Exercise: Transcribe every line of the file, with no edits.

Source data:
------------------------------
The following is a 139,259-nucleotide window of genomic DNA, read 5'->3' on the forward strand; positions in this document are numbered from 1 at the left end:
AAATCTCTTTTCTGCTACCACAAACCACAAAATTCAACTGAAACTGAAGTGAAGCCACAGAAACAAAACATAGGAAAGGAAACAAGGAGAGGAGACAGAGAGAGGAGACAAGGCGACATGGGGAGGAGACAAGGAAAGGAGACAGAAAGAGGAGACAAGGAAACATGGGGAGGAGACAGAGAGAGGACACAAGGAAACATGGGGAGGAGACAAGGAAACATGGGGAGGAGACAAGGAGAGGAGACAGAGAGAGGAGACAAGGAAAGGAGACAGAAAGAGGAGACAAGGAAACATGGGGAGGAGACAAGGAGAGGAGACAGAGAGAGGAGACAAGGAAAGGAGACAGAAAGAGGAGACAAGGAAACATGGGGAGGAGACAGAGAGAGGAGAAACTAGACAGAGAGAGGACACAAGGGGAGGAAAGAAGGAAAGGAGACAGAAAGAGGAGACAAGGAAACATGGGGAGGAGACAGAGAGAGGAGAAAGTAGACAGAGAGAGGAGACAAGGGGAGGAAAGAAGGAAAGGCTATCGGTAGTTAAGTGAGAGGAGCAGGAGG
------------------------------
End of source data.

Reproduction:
The following is a 139,259-nucleotide window of genomic DNA, read 5'->3' on the forward strand; positions in this document are numbered from 1 at the left end:
AAATCTCTTTTCTGCTACCACAAACCACAAAATTCAACTGAAACTGAAGTGAAGCCACAGAAACAAAACATAGGAAAGGAAACAAGGAGAGGAGACAGAGAGAGGAGACAAGGCGACATGGGGAGGAGACAAGGAAAGGAGACAGAAAGAGGAGACAAGGAAACATGGGGAGGAGACAGAGAGAGGACACAAGGAAACATGGGGAGGAGACAAGGAAACATGGGGAGGAGACAAGGAGAGGAGACAGAGAGAGGAGACAAGGAAAGGAGACAGAAAGAGGAGACAAGGAAACATGGGGAGGAGACAAGGAGAGGAGACAGAGAGAGGAGACAAGGAAAGGAGACAGAAAGAGGAGACAAGGAAACATGGGGAGGAGACAGAGAGAGGAGAAACTAGACAGAGAGAGGACACAAGGGGAGGAAAGAAGGAAAGGAGACAGAAAGAGGAGACAAGGAAACATGGGGAGGAGACAGAGAGAGGAGAAAGTAGACAGAGAGAGGAGACAAGGGGAGGAAAGAAGGAAAGGCTATCGGTAGTTAAGTGAGAGGAGCAGGAGG